Fueling The Future: Toyota Releases Hydrogen Fuel Cell Patents Royalty-Free

Working together to achieve a goal works best when there are no secrets, and now, a major technological tenet of this has manifested.  This week, Toyota made serious strides into a future that could help benefit humanity's greater good.  The automobile company released the the patents to its new fuel cells for all to learn from, hopefully as a means of escalating sustainable technology in the overall auto industry.

A 2016 Toyota vehicle with a hydrogen fuel cell that you can learn all about.
(Image courtesy computerworld.com.)

According to mashable.com, during a presentation on Toyota's new vehicle, the Mirai (which is Japanese for "future"), senior vice president of automotive operations Bob Carter announced the release, stating, "By eliminating traditional corporate boundaries, we can speed the development of new technologies, and move into the future of mobility more quickly, effectively and economically."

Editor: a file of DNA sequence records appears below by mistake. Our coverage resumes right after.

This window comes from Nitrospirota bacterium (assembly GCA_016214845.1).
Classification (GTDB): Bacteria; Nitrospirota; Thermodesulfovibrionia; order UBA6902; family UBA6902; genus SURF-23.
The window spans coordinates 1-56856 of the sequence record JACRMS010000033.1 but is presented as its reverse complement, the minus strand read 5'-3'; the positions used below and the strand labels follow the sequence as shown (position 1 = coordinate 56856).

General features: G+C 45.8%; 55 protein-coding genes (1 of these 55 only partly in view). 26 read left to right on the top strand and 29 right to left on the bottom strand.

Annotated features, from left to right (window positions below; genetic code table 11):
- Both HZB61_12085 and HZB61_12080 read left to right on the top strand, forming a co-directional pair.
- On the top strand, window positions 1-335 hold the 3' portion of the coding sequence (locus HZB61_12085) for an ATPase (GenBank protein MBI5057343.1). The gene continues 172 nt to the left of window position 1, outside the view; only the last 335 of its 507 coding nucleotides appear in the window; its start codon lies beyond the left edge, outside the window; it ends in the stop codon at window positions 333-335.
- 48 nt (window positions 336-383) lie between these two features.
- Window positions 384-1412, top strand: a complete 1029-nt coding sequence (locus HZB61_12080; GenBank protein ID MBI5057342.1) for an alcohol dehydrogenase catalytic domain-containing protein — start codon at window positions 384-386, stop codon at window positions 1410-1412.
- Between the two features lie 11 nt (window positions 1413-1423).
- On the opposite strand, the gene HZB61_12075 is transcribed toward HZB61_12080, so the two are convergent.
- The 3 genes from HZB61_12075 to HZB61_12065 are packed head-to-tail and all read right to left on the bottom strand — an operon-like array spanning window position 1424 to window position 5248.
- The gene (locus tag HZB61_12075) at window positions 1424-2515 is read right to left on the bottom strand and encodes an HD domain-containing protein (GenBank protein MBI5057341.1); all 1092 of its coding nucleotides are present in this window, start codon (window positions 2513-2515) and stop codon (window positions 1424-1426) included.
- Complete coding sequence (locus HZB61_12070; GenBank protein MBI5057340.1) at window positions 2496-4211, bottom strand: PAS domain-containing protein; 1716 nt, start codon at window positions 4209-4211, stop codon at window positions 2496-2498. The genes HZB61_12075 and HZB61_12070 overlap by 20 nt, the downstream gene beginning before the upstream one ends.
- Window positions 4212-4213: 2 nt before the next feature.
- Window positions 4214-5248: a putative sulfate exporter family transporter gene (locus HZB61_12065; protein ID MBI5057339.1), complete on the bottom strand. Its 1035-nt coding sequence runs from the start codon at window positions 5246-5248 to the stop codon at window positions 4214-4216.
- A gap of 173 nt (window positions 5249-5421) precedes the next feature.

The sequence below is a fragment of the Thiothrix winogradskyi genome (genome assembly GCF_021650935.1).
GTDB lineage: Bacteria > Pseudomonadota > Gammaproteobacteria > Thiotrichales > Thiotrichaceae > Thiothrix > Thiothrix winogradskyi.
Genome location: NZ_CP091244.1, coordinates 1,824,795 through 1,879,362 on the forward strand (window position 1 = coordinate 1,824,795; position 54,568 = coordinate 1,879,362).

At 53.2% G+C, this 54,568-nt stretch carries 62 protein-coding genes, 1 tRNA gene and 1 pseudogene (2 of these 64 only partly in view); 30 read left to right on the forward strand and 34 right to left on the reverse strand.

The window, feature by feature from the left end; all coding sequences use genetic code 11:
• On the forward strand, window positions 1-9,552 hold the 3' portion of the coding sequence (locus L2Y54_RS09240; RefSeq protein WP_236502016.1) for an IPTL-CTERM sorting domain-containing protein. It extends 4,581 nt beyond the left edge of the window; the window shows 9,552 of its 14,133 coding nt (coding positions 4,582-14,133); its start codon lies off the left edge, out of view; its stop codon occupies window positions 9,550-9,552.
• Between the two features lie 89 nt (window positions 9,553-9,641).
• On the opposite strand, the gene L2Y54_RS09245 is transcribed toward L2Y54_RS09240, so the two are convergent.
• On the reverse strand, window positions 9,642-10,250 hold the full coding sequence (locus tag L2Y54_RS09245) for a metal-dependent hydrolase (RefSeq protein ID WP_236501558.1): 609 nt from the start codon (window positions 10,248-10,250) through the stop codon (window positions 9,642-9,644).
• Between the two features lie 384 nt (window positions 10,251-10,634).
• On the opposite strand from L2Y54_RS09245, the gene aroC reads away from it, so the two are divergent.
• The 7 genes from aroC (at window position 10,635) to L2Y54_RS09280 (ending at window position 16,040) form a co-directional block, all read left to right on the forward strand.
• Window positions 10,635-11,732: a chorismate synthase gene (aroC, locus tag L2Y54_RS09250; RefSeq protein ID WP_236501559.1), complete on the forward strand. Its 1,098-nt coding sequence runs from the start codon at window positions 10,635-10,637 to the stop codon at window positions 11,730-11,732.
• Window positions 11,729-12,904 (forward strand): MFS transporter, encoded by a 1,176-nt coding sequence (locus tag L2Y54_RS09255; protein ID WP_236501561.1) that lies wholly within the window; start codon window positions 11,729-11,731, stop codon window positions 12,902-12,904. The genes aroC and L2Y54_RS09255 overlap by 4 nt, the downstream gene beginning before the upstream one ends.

Some 5,680 patents were released for royalty-free use, all concerning the nature of hydrogen fuel cells.  Reminiscent of an earlier move by the Tesla electric car company (who also made public their patents), the move could generate interest, innovation, transparency and collaboration to herald in a new way of working alongside the slated upcoming boom of hydrogen-powered vehicles.

Even famed physicist Michio Kaku agrees: sharing smarts can bring about even more great ideas.
(image courtesy blogs.denverpost.com.)

Carter admitted that the next five years will be a critical testing ground across the board for the new style of vehicles, no matter who makes them, requiring "a concerted effort and unconventional collaboration between automakers, government regulators, academia and energy providers."  Maybe this meeting of minds will make multifaceted technological projects more likely to be achieved via teamwork in the future, perhaps even bringing the drive to integrally innovate to even more fields.

Sharing is daring, but possibly better-faring.
(Image courtesy saudigazatte.com.sa.)



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